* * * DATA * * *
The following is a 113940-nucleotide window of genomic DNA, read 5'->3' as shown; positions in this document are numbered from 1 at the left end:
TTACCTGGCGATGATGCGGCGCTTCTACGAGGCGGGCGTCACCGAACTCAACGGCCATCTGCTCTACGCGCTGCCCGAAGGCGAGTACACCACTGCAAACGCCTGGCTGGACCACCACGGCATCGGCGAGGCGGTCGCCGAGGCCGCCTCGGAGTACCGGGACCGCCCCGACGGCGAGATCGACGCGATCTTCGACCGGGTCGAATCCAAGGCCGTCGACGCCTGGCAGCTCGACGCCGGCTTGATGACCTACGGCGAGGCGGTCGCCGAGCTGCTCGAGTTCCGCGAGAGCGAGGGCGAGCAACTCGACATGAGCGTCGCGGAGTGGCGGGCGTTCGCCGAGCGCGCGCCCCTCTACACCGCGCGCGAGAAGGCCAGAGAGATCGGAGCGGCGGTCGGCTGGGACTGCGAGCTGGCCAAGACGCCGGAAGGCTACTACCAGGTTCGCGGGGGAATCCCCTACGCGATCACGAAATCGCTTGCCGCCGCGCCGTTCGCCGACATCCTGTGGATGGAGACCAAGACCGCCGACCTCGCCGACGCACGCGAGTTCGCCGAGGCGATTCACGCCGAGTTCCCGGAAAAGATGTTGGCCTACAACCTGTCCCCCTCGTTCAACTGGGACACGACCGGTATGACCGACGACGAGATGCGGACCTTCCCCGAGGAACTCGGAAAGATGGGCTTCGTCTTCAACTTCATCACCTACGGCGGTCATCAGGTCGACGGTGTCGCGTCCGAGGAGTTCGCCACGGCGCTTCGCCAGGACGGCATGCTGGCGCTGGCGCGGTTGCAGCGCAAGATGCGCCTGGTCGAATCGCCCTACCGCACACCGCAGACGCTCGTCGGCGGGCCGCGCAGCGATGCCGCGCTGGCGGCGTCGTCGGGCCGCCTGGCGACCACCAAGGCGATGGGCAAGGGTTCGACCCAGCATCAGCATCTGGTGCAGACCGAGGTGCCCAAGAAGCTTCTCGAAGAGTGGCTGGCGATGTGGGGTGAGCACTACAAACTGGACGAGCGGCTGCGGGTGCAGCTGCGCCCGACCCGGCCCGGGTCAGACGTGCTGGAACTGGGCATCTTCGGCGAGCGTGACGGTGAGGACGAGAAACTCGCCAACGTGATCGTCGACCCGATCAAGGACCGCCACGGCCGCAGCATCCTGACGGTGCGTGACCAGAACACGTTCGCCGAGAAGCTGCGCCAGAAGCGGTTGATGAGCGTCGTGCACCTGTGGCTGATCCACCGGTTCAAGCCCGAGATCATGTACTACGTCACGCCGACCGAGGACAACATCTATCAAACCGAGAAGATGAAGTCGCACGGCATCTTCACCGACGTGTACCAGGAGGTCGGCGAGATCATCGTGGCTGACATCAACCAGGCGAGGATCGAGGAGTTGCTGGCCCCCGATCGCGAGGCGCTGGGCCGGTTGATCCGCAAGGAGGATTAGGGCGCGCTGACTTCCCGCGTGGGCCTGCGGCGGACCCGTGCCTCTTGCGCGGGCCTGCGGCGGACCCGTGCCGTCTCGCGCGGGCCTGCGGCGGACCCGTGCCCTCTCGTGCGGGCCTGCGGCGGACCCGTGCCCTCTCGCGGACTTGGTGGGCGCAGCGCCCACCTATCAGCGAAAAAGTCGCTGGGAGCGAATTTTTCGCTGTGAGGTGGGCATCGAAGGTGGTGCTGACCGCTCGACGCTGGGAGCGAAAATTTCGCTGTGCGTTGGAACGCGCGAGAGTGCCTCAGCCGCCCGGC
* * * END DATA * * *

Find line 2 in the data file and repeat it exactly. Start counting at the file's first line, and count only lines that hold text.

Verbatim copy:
TTACCTGGCGATGATGCGGCGCTTCTACGAGGCGGGCGTCACCGAACTCAACGGCCATCTGCTCTACGCGCTGCCCGAAGGCGAGTACACCACTGCAAACGCCTGGCTGGACCACCACGGCATCGGCGAGGCGGTCGCCGAGGCCGCCTCGGAGTACCGGGACCGCCCCGACGGCGAGATCGACGCGATCTTCGACCGGGTCGAATCCAAGGCCGTCGACGCCTGGCAGCTCGACGCCGGCTTGATGACCTACGGCGAGGCGGTCGCCGAGCTGCTCGAGTTCCGCGAGAGCGAGGGCGAGCAACTCGACATGAGCGTCGCGGAGTGGCGGGCGTTCGCCGAGCGCGCGCCCCTCTACACCGCGCGCGAGAAGGCCAGAGAGATCGGAGCGGCGGTCGGCTGGGACTGCGAGCTGGCCAAGACGCCGGAAGGCTACTACCAGGTTCGCGGGGGAATCCCCTACGCGATCACGAAATCGCTTGCCGCCGCGCCGTTCGCCGACATCCTGTGGATGGAGACCAAGACCGCCGACCTCGCCGACGCACGCGAGTTCGCCGAGGCGATTCACGCCGAGTTCCCGGAAAAGATGTTGGCCTACAACCTGTCCCCCTCGTTCAACTGGGACACGACCGGTATGACCGACGACGAGATGCGGACCTTCCCCGAGGAACTCGGAAAGATGGGCTTCGTCTTCAACTTCATCACCTACGGCGGTCATCAGGTCGACGGTGTCGCGTCCGAGGAGTTCGCCACGGCGCTTCGCCAGGACGGCATGCTGGCGCTGGCGCGGTTGCAGCGCAAGATGCGCCTGGTCGAATCGCCCTACCGCACACCGCAGACGCTCGTCGGCGGGCCGCGCAGCGATGCCGCGCTGGCGGCGTCGTCGGGCCGCCTGGCGACCACCAAGGCGATGGGCAAGGGTTCGACCCAGCATCAGCATCTGGTGCAGACCGAGGTGCCCAAGAAGCTTCTCGAAGAGTGGCTGGCGATGTGGGGTGAGCACTACAAACTGGACGAGCGGCTGCGGGTGCAGCTGCGCCCGACCCGGCCCGGGTCAGACGTGCTGGAACTGGGCATCTTCGGCGAGCGTGACGGTGAGGACGAGAAACTCGCCAACGTGATCGTCGACCCGATCAAGGACCGCCACGGCCGCAGCATCCTGACGGTGCGTGACCAGAACACGTTCGCCGAGAAGCTGCGCCAGAAGCGGTTGATGAGCGTCGTGCACCTGTGGCTGATCCACCGGTTCAAGCCCGAGATCATGTACTACGTCACGCCGACCGAGGACAACATCTATCAAACCGAGAAGATGAAGTCGCACGGCATCTTCACCGACGTGTACCAGGAGGTCGGCGAGATCATCGTGGCTGACATCAACCAGGCGAGGATCGAGGAGTTGCTGGCCCCCGATCGCGAGGCGCTGGGCCGGTTGATCCGCAAGGAGGATTAGGGCGCGCTGACTTCCCGCGTGGGCCTGCGGCGGACCCGTGCCTCTTGCGCGGGCCTGCGGCGGACCCGTGCCGTCTCGCGCGGGCCTGCGGCGGACCCGTGCCCTCTCGTGCGGGCCTGCGGCGGACCCGTGCCCTCTCGCGGACTTGGTGGGCGCAGCGCCCACCTATCAGCGAAAAAGTCGCTGGGAGCGAATTTTTCGCTGTGAGGTGGGCATCGAAGGTGGTGCTGACCGCTCGACGCTGGGAGCGAAAATTTCGCTGTGCGTTGGAACGCGCGAGAGTGCCTCAGCCGCCCGGC